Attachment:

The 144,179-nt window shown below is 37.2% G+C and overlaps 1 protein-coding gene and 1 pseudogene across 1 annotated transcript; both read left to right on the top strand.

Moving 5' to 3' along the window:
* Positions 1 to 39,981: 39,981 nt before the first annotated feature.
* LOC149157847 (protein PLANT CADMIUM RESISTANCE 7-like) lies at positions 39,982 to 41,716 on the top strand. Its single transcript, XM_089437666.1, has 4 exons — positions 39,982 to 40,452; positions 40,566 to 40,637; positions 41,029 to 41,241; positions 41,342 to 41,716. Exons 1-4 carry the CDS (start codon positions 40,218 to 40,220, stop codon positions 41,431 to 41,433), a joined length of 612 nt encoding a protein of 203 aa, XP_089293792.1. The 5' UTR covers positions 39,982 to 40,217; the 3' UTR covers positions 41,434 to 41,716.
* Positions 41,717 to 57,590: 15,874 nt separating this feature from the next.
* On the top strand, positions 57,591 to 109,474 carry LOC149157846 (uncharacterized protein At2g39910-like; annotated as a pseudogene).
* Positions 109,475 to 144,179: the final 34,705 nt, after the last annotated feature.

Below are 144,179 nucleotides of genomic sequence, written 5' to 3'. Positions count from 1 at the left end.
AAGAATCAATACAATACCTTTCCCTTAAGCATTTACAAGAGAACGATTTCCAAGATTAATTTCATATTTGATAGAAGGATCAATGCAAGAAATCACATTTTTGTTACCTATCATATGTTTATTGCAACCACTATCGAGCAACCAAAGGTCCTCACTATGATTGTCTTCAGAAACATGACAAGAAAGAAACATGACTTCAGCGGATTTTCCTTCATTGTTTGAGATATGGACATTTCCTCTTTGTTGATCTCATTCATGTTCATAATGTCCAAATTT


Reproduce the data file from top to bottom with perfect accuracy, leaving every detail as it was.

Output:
The 144,179-nt window shown below is 37.2% G+C and overlaps 1 protein-coding gene and 1 pseudogene across 1 annotated transcript; both read left to right on the top strand.

Moving 5' to 3' along the window:
* Positions 1 to 39,981: 39,981 nt before the first annotated feature.
* LOC149157847 (protein PLANT CADMIUM RESISTANCE 7-like) lies at positions 39,982 to 41,716 on the top strand. Its single transcript, XM_089437666.1, has 4 exons — positions 39,982 to 40,452; positions 40,566 to 40,637; positions 41,029 to 41,241; positions 41,342 to 41,716. Exons 1-4 carry the CDS (start codon positions 40,218 to 40,220, stop codon positions 41,431 to 41,433), a joined length of 612 nt encoding a protein of 203 aa, XP_089293792.1. The 5' UTR covers positions 39,982 to 40,217; the 3' UTR covers positions 41,434 to 41,716.
* Positions 41,717 to 57,590: 15,874 nt separating this feature from the next.
* On the top strand, positions 57,591 to 109,474 carry LOC149157846 (uncharacterized protein At2g39910-like; annotated as a pseudogene).
* Positions 109,475 to 144,179: the final 34,705 nt, after the last annotated feature.

Below are 144,179 nucleotides of genomic sequence, written 5' to 3'. Positions count from 1 at the left end.
AAGAATCAATACAATACCTTTCCCTTAAGCATTTACAAGAGAACGATTTCCAAGATTAATTTCATATTTGATAGAAGGATCAATGCAAGAAATCACATTTTTGTTACCTATCATATGTTTATTGCAACCACTATCGAGCAACCAAAGGTCCTCACTATGATTGTCTTCAGAAACATGACAAGAAAGAAACATGACTTCAGCGGATTTTCCTTCATTGTTTGAGATATGGACATTTCCTCTTTGTTGATCTCATTCATGTTCATAATGTCCAAATTT